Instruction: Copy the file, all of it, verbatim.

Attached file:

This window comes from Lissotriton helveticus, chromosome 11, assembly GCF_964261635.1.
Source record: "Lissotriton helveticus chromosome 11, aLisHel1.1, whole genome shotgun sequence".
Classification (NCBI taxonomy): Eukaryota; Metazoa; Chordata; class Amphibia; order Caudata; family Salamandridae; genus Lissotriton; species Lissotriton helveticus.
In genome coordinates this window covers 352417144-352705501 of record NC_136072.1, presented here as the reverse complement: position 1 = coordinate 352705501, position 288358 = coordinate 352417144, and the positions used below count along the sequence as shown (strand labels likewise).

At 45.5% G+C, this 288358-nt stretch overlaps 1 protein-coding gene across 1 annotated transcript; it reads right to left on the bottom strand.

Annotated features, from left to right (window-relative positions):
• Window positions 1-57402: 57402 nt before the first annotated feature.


This window comes from Lissotriton helveticus, chromosome 11, assembly GCF_964261635.1.
Source record: "Lissotriton helveticus chromosome 11, aLisHel1.1, whole genome shotgun sequence".
Classification (NCBI taxonomy): Eukaryota; Metazoa; Chordata; class Amphibia; order Caudata; family Salamandridae; genus Lissotriton; species Lissotriton helveticus.
In genome coordinates this window covers 352417144-352705501 of record NC_136072.1, presented here as the reverse complement: position 1 = coordinate 352705501, position 288358 = coordinate 352417144, and the positions used below count along the sequence as shown (strand labels likewise).

At 45.5% G+C, this 288358-nt stretch overlaps 1 protein-coding gene across 1 annotated transcript; it reads right to left on the bottom strand.

Annotated features, from left to right (window-relative positions):
• Window positions 1-57402: 57402 nt before the first annotated feature.